Humorous Quotes from
Rubber Legs and White Tail-Hairs
By Patrick McManus
- Mr. Craw, one of the seventh-grade teachers at Delmore Blight Grade School, wore the same suit every day for thirty years. Once, when Mr. Craw was sick, the suit came to school by itself and taught his classes, but only Skip Moseby noticed that Mr. Craw wasn't inside the suit.
- Lester brought his stamp collection to Show and Tell, and held forth on it for about an hour. An enterprising person could have cut the tedium into blocks and sold it for ice.
- I only attend the symphony when my wife can rent the straitjacket that looks like a tuxedo.
- Most of my exercise has come from strenuously avoiding all forms of physical fitness.
- A set of rules governs summer reading, and the consequences of ignoring them can be serious. For example, a man was arrested recently for reading Proust's Remembrance of Things Past on a public beach while naked. If you have any sense, you'll leave Proust in the library where he belongs.
- Combine sharks and illicit sex and you have a darn good summer read. The sex scenes should not be too graphic, of course. Otherwise, they are offensive or, worse yet, fall into the category of self-improvement.
- Turning back to the window, I practiced my melancholy stare, getting it
perfected for the time I became a writer.
- Thet ornery old she-critter. I wasn't dyin' fast enough to suit her, so she
put thet soup in a whiskey jug to disappoint me to death.
- One day some years ago, I awoke to find myself washed up on a beach in Hawaii. I made a mental note never again to partake of happy hour at a waterfront bar in Seattle.
- There had been something about Biff that gave me the uneasy feeling my charter boat might turn out to be nautical hybrid achieved by crossing the communal bathtub of a skid-row hotel with a sieve.
- Lacking any instruction in art, I had to make my way as best I could through trial and error. The problem was, I couldn't tell which was the trial and which was the error.
- His gun articles are so technical they don't have any words in them, but
only numbers, abbreviations, and a smattering of punctuation.
- I read his "Origins of the Cleaning Patch" aloud in the garden to bore
insects to death. It makes a wonderful pesticide.
- The first rule was never to catch more fish than we could eat. I don't
recall that we even once broke this rule, our restraint continuing to be a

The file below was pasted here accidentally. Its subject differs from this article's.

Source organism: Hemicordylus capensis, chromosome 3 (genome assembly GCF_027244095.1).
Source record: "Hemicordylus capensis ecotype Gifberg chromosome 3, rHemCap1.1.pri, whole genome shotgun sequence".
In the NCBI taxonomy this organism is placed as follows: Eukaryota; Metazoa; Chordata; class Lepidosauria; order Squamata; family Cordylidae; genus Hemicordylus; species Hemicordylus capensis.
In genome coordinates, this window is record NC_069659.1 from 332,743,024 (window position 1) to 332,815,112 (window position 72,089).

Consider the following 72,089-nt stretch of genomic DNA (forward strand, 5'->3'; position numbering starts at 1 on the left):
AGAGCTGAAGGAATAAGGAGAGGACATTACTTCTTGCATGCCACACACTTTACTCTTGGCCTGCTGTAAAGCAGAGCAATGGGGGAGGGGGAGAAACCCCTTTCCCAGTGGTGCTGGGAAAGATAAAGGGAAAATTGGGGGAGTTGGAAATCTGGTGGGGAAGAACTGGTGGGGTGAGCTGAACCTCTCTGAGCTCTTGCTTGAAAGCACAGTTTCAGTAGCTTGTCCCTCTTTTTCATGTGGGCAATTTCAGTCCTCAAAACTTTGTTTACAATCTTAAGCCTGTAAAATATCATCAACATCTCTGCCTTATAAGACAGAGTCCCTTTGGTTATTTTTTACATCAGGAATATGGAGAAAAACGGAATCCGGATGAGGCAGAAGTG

source of some pride to me.
- Retch Sweeney's dog, Smarts, has distinguished himself over the years as the least aptly named animal with which I've ever been associated.
- I wanted to be able to brag to the kids at school about some neat trick
my dog could perform. I tried to teach Strange to fetch sticks, but he would only shrug and say, "You threw it, stupid, you go get it."
- During the years I was a college sophomore. I became interested in
philosophy and signed up for several courses, hoping the intellectual
discipline would improve my mind, or, failing that, help me get girls.
- Perhaps the single most difficult question that has stumped philosophers
since the time of Aristotle is, "Why do men fish and call it sport?"
- All outdoors-men always hide their keys on top of the right front tire. No one would ever think to look there if he wanted to steal your vehicle.
- Summer is that time of year when thousands of otherwise normal citizens are overcome with the urge to rush out to the great forests and mountains of America and get themselves lost.
- Since getting lost in the woods is almost always the highlight of any
outdoors vacation, it should not be left to chance. Getting lost requires
- Shortcuts rank number one among ways to get lost quickly and thoroughly. The typical shortcut requires triple the time to traverse as the long way around.
- Before starting your shortcut, take careful note of the position of the sun. This will give the impression that you know what you're doing but otherwise is absolutely useless.
- All lost persons carve notches on pieces of wood, each notch indicating
another day they've been lost. Carving notches is part of the tradition.
Actually, it's a good idea to carve several notches right away, just in case you get found within the next fifteen minutes.
- In the old days, lug nuts were held in place by rust, an early fixative possessing the qualities of both holding strength and cheapness.
- Inflating a tire by hand pump, I learned from my father, is made easier by chanting a mantra as you pump: "Hennnn-UFF! Henn-nn-nn - UFF!
Hennn-nn-nn-nn-n-n-n - UFF!" It works.
- A 300-pound gun trader snatched me off my feet, wrapped his arms around me, and began performing the Heimlich maneuver, almost crushing my ribs in the process. He stopped when a piece of meat shot eight inches out of my mouth, not realizing it was my tongue.
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